Obama’s Inequality Sophistry Is a Recipe for Misery

Barack Obama's Philosophy In Cartoon Form
Barack Obama’s Philosophy In Cartoon Form

10 For even when we were with you, this we commanded you, that if any would not work, neither should he eat.

(2 Thessalonians 3:10)


President Barack Obama tells us that economic inequality threatens the American Dream.* I’m of the opposite opinion. Any American Dream that doesn’t feature Diana Moon Glampers from the Kurt Vonnegut story Harrison Bergeron will prominently feature economic inequality. One simply cannot imagine UCLA Basketball under Coach Wooden without nearly three decades of pernicious scoring inequality. An alternate Greek Mythology in which Promotheus slacked-off, played X-Box and made sure Epimetheus didn’t feel unequal or unworthy would have posited a far, far colder world. Meritorious inequality is the reward and the jet-fuel of the American Dream.

Ending inequality, President Obama announced, drives everything he does in office. Yet even with the glorious reelection of Barack; the poor we will always have with us. You cannot compel an unmotivated, uncaring person to succeed against their own will. The government can temporarily prop these people up at the expense of those who do strive and achieve, but giving a man a fish feeds him for only a day. If you aren’t Jesus, you will eventually run out of the fishes and the loaves. Banishing inequality is not possible.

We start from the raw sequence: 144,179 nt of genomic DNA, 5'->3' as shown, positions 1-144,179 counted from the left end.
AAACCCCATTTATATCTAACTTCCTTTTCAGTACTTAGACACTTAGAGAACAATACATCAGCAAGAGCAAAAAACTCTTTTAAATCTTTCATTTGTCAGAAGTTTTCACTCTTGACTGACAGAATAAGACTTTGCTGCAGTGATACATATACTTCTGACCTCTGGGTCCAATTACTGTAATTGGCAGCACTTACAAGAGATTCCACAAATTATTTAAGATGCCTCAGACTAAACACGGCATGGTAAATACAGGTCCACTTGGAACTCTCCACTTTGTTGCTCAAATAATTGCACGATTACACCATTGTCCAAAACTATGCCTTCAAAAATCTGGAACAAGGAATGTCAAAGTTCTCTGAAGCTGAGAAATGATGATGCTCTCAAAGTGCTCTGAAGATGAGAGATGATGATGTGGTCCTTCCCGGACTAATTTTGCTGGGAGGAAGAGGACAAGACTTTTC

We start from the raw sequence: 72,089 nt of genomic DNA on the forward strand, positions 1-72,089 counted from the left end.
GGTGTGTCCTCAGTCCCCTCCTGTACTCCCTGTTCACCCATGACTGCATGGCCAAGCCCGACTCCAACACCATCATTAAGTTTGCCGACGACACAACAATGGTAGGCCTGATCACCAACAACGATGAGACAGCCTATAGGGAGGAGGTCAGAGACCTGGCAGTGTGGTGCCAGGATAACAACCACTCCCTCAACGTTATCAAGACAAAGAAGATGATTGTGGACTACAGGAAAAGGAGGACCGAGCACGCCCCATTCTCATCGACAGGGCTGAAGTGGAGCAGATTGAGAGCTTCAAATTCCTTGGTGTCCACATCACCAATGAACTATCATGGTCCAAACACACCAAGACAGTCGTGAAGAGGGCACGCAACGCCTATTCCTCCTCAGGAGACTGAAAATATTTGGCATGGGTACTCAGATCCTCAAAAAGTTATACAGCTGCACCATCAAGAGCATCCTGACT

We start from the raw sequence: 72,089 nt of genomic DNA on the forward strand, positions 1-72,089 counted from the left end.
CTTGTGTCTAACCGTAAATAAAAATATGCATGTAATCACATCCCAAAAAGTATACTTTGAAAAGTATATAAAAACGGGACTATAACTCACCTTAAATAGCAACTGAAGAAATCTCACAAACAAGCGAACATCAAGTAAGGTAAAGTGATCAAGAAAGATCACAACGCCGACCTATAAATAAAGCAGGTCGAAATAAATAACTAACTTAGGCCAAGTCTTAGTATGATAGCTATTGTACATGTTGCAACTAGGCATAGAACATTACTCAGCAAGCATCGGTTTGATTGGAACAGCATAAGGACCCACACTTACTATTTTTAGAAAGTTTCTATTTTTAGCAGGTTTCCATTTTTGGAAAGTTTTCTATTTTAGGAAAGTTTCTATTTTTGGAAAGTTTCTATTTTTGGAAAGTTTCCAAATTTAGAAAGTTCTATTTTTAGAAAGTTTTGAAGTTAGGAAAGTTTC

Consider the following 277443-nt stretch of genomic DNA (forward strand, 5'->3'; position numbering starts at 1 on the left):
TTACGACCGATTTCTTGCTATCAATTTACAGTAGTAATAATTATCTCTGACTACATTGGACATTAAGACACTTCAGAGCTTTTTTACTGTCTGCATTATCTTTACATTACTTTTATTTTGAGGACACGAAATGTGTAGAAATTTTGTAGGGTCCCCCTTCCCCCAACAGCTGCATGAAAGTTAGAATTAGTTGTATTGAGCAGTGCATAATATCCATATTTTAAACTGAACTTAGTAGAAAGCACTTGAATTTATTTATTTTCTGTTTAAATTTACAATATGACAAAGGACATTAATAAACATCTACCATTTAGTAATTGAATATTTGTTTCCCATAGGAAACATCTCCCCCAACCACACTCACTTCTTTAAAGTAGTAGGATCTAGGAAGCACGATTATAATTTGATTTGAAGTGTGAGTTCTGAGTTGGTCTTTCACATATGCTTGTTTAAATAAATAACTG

Furthermore, and this is the more controversial truth, banishing inequality is not a very intelligent thing to do. How dumb is the concept of having government unilaterally abolish inequality? It is so stupid that Mark Steyn and Matthew Yglesias reached across the gaping ideological chasm to point out the economically obvious. Yglesias handled the practical concerns that logical people would have with Obama’s crusade against inequality.


For people who haven’t gone to college—the kind of people who live in the neighborhood where Obama was speaking—the unemployment rate is 20 percent. That’s a disaster. And while Obama talked about plenty of things that could help those unemployed families—subsidized health care, better schools for their kids—he didn’t really talk about anything that would get them jobs.

This is all true and needs only to be completed to comprehensively address the practical problems with our president’s ideological crusade. Yglesias is correct that people will require jobs to earn long-term prosperity. What he didn’t quite reach out and address is the fact that not everyone who isn’t working is willing to do what is necessary. The 13th Amendment won’t allow us to enslave someone who literally refuses to raise a hand to his own betterment.

“Banishing inequality” then requires us to use the Federal Government’s vast and spiraling version of GoFundMe to subsidize this velleity as a lifestyle. Perhaps this aspect of President Obama’s willingness to take from each according to his ability and give to others according to their needs has helped earn him the derogatory epithet “Food Stamp President.”

Mark Steyn takes a different path than Matthew Yglesias, but finds himself lead to the same destination. Ending inequality for the sake of just making everyone equal is a terrible idea. Yglesias argues the President’s plan is unworkable. Mark Steyn goes even further and argues that enforced equality, not inequality is the looming threat to the American Dream. He opines below.